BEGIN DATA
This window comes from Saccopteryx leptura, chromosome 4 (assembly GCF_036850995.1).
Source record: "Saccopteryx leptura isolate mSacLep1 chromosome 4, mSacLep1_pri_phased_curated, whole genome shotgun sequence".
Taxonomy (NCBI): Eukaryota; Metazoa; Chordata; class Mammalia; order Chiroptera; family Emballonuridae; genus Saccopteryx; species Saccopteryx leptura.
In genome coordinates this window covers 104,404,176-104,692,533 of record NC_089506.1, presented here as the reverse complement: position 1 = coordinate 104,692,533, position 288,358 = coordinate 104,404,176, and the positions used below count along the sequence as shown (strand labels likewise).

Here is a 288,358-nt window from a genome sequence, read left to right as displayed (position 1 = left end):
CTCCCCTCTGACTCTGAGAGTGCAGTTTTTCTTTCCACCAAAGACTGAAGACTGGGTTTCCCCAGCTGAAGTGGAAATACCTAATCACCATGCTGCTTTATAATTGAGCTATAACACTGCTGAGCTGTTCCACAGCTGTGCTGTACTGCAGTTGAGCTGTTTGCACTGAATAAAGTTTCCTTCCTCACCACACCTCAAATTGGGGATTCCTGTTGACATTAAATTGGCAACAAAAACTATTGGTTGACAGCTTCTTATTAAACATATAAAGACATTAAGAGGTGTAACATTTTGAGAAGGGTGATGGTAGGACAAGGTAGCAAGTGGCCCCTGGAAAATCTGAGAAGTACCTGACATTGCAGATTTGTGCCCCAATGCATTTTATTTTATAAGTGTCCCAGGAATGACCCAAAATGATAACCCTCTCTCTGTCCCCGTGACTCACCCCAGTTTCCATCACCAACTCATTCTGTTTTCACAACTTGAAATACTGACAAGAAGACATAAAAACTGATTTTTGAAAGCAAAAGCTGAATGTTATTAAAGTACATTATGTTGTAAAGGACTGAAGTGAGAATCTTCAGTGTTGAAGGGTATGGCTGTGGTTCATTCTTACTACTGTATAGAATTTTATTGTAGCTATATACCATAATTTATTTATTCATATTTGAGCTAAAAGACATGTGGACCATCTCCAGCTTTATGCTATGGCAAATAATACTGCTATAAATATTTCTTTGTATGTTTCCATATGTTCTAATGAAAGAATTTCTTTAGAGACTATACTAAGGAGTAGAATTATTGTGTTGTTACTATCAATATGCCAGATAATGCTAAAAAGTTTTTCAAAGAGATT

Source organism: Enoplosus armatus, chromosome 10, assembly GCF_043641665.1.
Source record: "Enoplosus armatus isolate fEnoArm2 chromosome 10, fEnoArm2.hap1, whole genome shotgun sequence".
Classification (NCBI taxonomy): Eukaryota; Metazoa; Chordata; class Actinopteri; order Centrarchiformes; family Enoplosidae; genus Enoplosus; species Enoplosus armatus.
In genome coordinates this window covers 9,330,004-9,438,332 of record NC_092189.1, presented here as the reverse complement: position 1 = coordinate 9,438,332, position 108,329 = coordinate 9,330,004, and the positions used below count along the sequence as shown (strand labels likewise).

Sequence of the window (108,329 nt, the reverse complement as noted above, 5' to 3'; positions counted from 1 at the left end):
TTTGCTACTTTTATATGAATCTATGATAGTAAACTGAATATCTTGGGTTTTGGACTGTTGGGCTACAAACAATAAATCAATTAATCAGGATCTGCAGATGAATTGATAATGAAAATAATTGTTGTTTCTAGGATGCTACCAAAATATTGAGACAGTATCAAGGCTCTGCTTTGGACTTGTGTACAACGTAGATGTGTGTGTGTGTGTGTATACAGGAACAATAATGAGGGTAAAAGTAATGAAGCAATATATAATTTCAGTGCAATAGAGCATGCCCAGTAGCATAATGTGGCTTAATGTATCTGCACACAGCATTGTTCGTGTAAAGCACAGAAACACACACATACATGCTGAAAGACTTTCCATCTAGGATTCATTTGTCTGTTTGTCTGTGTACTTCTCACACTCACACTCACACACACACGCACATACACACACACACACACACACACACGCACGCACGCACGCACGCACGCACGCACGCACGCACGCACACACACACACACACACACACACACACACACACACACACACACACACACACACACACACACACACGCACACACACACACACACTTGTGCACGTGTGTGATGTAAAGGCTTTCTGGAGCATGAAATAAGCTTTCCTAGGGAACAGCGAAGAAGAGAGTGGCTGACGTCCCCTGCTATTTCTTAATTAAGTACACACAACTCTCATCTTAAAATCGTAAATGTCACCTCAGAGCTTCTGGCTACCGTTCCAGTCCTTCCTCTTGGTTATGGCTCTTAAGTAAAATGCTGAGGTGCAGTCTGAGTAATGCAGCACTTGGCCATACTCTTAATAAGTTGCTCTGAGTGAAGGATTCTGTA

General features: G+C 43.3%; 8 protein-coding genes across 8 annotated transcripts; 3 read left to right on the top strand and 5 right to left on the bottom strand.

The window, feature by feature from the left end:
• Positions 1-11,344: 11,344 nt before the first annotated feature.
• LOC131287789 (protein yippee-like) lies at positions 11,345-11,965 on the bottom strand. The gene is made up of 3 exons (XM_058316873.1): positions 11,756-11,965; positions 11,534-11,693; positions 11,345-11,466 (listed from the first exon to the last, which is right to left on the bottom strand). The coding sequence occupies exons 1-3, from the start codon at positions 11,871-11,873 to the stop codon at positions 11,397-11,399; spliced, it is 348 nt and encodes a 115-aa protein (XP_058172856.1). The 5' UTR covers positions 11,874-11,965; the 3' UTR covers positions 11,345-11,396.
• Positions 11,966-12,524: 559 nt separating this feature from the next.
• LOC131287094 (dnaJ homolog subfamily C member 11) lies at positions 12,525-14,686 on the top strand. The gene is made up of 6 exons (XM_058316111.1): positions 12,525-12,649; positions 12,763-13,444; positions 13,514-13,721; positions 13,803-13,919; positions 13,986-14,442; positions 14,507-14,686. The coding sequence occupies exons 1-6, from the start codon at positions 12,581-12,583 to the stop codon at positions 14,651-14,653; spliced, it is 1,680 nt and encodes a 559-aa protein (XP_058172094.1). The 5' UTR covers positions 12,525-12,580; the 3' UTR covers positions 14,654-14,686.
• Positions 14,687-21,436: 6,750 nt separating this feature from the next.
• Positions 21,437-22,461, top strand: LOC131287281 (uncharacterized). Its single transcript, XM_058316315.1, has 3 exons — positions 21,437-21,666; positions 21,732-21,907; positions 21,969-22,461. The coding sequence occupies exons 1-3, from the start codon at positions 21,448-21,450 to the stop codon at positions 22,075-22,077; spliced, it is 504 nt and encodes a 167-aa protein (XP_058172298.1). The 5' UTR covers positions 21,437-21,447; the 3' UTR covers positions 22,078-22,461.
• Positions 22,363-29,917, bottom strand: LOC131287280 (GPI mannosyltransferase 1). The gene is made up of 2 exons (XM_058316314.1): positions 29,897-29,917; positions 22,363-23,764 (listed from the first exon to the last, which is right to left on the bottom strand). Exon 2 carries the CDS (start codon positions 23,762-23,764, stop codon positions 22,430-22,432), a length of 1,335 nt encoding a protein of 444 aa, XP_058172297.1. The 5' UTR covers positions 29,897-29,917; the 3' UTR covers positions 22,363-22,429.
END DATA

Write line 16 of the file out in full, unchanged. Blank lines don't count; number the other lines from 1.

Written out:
• LOC131287789 (protein yippee-like) lies at positions 11,345-11,965 on the bottom strand. The gene is made up of 3 exons (XM_058316873.1): positions 11,756-11,965; positions 11,534-11,693; positions 11,345-11,466 (listed from the first exon to the last, which is right to left on the bottom strand). The coding sequence occupies exons 1-3, from the start codon at positions 11,871-11,873 to the stop codon at positions 11,397-11,399; spliced, it is 348 nt and encodes a 115-aa protein (XP_058172856.1). The 5' UTR covers positions 11,874-11,965; the 3' UTR covers positions 11,345-11,396.